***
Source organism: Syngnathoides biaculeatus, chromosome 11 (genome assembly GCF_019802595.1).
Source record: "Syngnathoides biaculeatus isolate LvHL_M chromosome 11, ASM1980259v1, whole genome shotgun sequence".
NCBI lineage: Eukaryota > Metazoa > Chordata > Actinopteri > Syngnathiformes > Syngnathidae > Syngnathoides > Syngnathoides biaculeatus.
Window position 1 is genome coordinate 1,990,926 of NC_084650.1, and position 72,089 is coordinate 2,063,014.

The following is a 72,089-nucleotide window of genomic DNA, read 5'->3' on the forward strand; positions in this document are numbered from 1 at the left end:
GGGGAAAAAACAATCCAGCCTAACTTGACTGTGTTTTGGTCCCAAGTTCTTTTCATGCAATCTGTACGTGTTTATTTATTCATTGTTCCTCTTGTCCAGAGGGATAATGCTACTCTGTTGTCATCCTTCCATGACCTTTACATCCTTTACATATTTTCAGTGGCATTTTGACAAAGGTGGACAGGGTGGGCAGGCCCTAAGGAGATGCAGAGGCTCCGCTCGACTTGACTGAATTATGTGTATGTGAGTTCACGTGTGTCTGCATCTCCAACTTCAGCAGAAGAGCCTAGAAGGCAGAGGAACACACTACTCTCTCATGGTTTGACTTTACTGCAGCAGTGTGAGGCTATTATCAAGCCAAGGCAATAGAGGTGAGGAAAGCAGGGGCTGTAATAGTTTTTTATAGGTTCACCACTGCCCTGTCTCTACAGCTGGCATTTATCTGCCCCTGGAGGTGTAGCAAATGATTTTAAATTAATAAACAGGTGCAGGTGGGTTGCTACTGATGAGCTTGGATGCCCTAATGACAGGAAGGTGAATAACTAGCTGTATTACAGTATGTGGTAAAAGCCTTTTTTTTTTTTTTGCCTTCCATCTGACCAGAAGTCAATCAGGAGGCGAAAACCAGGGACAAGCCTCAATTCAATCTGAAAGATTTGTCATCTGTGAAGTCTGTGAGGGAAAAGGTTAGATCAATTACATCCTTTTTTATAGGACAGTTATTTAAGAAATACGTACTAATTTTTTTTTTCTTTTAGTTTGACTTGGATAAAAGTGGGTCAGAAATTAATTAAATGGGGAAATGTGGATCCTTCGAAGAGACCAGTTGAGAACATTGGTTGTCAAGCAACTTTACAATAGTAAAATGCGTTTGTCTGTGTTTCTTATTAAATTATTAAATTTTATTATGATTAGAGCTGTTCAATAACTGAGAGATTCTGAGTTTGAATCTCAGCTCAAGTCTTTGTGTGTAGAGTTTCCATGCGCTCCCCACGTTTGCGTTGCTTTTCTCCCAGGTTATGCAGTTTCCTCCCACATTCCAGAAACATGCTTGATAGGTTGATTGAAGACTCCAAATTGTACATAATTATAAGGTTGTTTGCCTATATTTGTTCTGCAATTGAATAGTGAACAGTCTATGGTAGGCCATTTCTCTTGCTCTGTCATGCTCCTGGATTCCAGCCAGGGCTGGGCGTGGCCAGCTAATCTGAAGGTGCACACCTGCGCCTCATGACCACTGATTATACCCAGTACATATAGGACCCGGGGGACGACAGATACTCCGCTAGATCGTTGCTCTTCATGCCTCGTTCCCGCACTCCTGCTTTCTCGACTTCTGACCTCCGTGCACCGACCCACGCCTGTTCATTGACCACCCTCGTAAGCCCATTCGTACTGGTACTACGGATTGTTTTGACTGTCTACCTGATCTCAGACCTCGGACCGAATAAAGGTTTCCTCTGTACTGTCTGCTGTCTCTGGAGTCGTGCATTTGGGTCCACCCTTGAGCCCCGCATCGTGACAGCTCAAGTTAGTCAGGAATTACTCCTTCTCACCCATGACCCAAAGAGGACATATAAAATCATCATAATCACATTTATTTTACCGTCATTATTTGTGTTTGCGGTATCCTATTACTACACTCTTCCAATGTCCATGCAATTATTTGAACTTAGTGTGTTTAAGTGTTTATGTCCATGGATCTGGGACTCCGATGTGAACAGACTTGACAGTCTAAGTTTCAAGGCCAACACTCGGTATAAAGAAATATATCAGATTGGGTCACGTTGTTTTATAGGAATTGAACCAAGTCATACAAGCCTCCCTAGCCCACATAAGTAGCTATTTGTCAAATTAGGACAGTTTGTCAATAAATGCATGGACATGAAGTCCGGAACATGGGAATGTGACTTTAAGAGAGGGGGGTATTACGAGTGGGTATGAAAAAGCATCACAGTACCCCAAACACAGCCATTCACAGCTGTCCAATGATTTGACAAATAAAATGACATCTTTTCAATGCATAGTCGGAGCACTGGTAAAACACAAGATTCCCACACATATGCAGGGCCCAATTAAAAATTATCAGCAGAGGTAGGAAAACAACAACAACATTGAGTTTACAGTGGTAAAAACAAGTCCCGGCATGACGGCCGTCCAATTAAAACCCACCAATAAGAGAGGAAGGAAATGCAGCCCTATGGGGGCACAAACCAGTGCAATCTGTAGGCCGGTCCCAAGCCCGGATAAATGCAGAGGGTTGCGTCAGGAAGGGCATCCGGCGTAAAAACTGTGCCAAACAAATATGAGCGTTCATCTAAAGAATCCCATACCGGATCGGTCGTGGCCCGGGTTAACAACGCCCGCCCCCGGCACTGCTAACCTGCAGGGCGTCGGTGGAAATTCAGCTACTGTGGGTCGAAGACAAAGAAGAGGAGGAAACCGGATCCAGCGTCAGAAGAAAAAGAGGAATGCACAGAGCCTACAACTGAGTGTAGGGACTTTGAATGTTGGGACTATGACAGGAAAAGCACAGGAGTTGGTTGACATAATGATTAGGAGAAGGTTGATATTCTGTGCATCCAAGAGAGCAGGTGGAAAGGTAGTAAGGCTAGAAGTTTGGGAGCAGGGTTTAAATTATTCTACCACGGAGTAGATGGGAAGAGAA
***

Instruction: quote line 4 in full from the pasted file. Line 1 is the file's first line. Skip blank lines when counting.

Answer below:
Window position 1 is genome coordinate 1,990,926 of NC_084650.1, and position 72,089 is coordinate 2,063,014.